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Va. College Rehires Lt. Gen. Boykin after Transgender Comment Flap

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A Virginia college that fired Ret. Lt. Gen. William "Jerry" Boykin after he made critical remarks about the transgender bathroom controversy has rehired him.

"After discussions with Hampden-Sydney College, Gen. Jerry Boykin has accepted another year's contract to teach in the College's Military Leadership and National Security minor as Wheat Professor," the school posted on their Facebook page.

Boykin, a founding member of the Army's elite Delta Force, has been an adjunct teacher at the all-male Hampden-Sydney College for nine years.

On Tuesday, he posted on Facebook that the school had terminated his employment after LGBT activists complained over his comment, "...the first man who goes in the restroom with my daughter will not have to worry about surgery."

On Friday, Boykin confirmed that the college rehired him. He thanked his supporters for standing with him through his ordeal.

"I am deeply grateful for all the support - through social media, calls and emails - that I have received over the past few days. This situation has been a great reminder of how our ‪#‎FirstAmendment‬ principles are worth standing up for and defending," he wrote.

"I am pleased to announce that I have been rehired as the Wheat Professor at Hampden-Sydney College. I look forward to returning to Hampden-Sydney in the fall to continue my work equipping the next generation of young men to lead this nation," he continued. "Hampden-Sydney College is a fine school with a proud history of young men who have led our country, and I am honored to be a part of shaping the next generation of leaders."

Boykin continued to share his thoughts on the experience:

"First, there is strength in unified numbers. The radical Left and LGBT activists completely underestimate the impact of ‪#‎freedom‬-loving ‪#‎Americans‬ banding together to protect our First Amendment freedoms. Many people spoke out on my behalf and I am eternally grateful that they stood with me. Their unified voices allowed me to return to Hampden-Sydney.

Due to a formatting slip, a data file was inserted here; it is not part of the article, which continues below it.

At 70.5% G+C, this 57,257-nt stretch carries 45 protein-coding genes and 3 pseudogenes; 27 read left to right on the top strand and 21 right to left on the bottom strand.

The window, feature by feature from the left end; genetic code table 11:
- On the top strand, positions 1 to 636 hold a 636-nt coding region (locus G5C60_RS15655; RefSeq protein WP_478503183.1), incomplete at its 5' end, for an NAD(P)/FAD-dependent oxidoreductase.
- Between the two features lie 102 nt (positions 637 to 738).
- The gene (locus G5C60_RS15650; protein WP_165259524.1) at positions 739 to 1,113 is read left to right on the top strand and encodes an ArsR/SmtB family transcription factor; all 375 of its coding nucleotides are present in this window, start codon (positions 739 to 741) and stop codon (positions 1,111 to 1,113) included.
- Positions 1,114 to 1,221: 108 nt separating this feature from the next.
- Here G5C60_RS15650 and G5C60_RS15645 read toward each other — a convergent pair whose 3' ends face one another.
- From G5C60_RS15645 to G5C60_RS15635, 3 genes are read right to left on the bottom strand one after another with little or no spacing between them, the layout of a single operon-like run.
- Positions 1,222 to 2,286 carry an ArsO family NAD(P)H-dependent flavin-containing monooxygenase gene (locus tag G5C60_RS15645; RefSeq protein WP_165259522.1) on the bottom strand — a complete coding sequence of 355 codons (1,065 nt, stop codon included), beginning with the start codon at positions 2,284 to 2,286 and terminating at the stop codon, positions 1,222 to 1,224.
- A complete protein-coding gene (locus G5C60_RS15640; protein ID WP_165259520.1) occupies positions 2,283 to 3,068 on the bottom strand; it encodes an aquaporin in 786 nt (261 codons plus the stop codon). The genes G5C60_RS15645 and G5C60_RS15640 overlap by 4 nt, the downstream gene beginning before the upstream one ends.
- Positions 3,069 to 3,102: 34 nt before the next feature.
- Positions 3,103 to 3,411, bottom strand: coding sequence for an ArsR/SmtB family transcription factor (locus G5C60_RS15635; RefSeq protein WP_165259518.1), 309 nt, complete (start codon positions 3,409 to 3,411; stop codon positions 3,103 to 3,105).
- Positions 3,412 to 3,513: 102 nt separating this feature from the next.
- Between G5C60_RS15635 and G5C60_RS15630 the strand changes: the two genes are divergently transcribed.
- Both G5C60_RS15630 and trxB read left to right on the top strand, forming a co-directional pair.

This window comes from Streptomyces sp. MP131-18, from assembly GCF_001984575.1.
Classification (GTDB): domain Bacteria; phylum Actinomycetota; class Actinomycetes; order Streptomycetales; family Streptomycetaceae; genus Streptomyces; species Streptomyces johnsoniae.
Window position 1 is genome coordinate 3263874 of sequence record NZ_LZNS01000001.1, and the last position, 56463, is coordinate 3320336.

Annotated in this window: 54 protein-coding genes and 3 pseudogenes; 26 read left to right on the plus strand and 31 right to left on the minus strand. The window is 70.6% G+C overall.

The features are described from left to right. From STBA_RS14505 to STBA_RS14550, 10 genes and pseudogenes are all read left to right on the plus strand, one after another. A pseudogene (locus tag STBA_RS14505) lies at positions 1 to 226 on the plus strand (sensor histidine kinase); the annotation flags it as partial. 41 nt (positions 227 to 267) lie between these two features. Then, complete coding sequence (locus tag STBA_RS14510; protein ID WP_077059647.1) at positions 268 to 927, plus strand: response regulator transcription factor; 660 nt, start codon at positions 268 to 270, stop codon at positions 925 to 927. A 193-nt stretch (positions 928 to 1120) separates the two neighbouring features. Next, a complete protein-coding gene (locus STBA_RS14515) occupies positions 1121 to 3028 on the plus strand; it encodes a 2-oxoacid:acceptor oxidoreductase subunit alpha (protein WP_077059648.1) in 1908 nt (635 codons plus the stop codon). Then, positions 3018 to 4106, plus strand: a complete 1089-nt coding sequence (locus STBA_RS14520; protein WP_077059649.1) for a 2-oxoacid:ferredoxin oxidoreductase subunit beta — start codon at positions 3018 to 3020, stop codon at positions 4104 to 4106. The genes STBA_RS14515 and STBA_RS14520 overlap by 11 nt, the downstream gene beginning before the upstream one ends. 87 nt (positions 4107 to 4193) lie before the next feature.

"Second, never cave in when you know that you are standing for what is right and true, for these are the principles that made this nation great. STAND, even if it means you lose your job. STAND, even if it means you lose your life. The founding principles of this nation are worth defending, even if it costs you.

"Third, my reinstatement is a victory for academic freedom and free thought on a college campus. The free exchange of conflicting ideas must be the bedrock of every college campus in America. This essential exchange has been greatly wounded by the PC police, but it can be restored to college campuses around the country if, in unity, freedom-loving Americans speak out. Bottom line: when you stand, freedom prevails.

"Finally, I would like to thank the leadership of Hampden-Sydney College for the courage they have demonstrated in reversing their decision and allowing me to remain a part of the Hampden-Sydney community."

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